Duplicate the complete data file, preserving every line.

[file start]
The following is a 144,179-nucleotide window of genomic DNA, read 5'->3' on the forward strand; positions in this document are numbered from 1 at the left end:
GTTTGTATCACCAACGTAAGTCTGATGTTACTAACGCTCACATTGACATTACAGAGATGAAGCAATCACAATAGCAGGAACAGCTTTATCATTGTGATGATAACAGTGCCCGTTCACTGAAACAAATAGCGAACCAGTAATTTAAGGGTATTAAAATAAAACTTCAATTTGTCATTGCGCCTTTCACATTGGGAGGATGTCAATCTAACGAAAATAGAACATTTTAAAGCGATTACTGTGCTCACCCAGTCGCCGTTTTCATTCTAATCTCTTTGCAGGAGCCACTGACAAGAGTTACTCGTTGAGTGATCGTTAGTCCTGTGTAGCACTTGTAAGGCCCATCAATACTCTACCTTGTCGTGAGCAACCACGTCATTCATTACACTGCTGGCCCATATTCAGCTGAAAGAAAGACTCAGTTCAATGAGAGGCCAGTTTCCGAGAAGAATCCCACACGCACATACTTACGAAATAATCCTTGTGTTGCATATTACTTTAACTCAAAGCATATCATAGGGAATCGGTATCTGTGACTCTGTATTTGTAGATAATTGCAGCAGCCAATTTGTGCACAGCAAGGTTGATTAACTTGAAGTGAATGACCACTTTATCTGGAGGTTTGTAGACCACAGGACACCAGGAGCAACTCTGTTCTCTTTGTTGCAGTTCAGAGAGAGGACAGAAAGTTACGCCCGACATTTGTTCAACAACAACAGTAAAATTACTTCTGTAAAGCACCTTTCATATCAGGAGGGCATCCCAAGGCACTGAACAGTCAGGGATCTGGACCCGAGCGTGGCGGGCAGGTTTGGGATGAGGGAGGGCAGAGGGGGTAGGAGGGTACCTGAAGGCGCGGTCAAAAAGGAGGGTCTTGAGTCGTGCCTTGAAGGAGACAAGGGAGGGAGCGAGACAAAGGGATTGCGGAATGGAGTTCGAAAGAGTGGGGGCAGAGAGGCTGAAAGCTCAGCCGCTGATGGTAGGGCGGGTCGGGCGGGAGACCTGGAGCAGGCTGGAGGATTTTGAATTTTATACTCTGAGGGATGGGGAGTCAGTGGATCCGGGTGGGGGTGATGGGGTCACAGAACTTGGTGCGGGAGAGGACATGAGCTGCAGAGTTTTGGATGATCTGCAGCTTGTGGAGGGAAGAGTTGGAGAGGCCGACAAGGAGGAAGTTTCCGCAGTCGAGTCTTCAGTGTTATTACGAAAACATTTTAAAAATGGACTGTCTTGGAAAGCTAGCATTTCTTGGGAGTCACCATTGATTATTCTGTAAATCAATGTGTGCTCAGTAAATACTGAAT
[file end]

The following is a 144,179-nucleotide window of genomic DNA, read 5'->3' on the forward strand; positions in this document are numbered from 1 at the left end:
GTTTGTATCACCAACGTAAGTCTGATGTTACTAACGCTCACATTGACATTACAGAGATGAAGCAATCACAATAGCAGGAACAGCTTTATCATTGTGATGATAACAGTGCCCGTTCACTGAAACAAATAGCGAACCAGTAATTTAAGGGTATTAAAATAAAACTTCAATTTGTCATTGCGCCTTTCACATTGGGAGGATGTCAATCTAACGAAAATAGAACATTTTAAAGCGATTACTGTGCTCACCCAGTCGCCGTTTTCATTCTAATCTCTTTGCAGGAGCCACTGACAAGAGTTACTCGTTGAGTGATCGTTAGTCCTGTGTAGCACTTGTAAGGCCCATCAATACTCTACCTTGTCGTGAGCAACCACGTCATTCATTACACTGCTGGCCCATATTCAGCTGAAAGAAAGACTCAGTTCAATGAGAGGCCAGTTTCCGAGAAGAATCCCACACGCACATACTTACGAAATAATCCTTGTGTTGCATATTACTTTAACTCAAAGCATATCATAGGGAATCGGTATCTGTGACTCTGTATTTGTAGATAATTGCAGCAGCCAATTTGTGCACAGCAAGGTTGATTAACTTGAAGTGAATGACCACTTTATCTGGAGGTTTGTAGACCACAGGACACCAGGAGCAACTCTGTTCTCTTTGTTGCAGTTCAGAGAGAGGACAGAAAGTTACGCCCGACATTTGTTCAACAACAACAGTAAAATTACTTCTGTAAAGCACCTTTCATATCAGGAGGGCATCCCAAGGCACTGAACAGTCAGGGATCTGGACCCGAGCGTGGCGGGCAGGTTTGGGATGAGGGAGGGCAGAGGGGGTAGGAGGGTACCTGAAGGCGCGGTCAAAAAGGAGGGTCTTGAGTCGTGCCTTGAAGGAGACAAGGGAGGGAGCGAGACAAAGGGATTGCGGAATGGAGTTCGAAAGAGTGGGGGCAGAGAGGCTGAAAGCTCAGCCGCTGATGGTAGGGCGGGTCGGGCGGGAGACCTGGAGCAGGCTGGAGGATTTTGAATTTTATACTCTGAGGGATGGGGAGTCAGTGGATCCGGGTGGGGGTGATGGGGTCACAGAACTTGGTGCGGGAGAGGACATGAGCTGCAGAGTTTTGGATGATCTGCAGCTTGTGGAGGGAAGAGTTGGAGAGGCCGACAAGGAGGAAGTTTCCGCAGTCGAGTCTTCAGTGTTATTACGAAAACATTTTAAAAATGGACTGTCTTGGAAAGCTAGCATTTCTTGGGAGTCACCATTGATTATTCTGTAAATCAATGTGTGCTCAGTAAATACTGAAT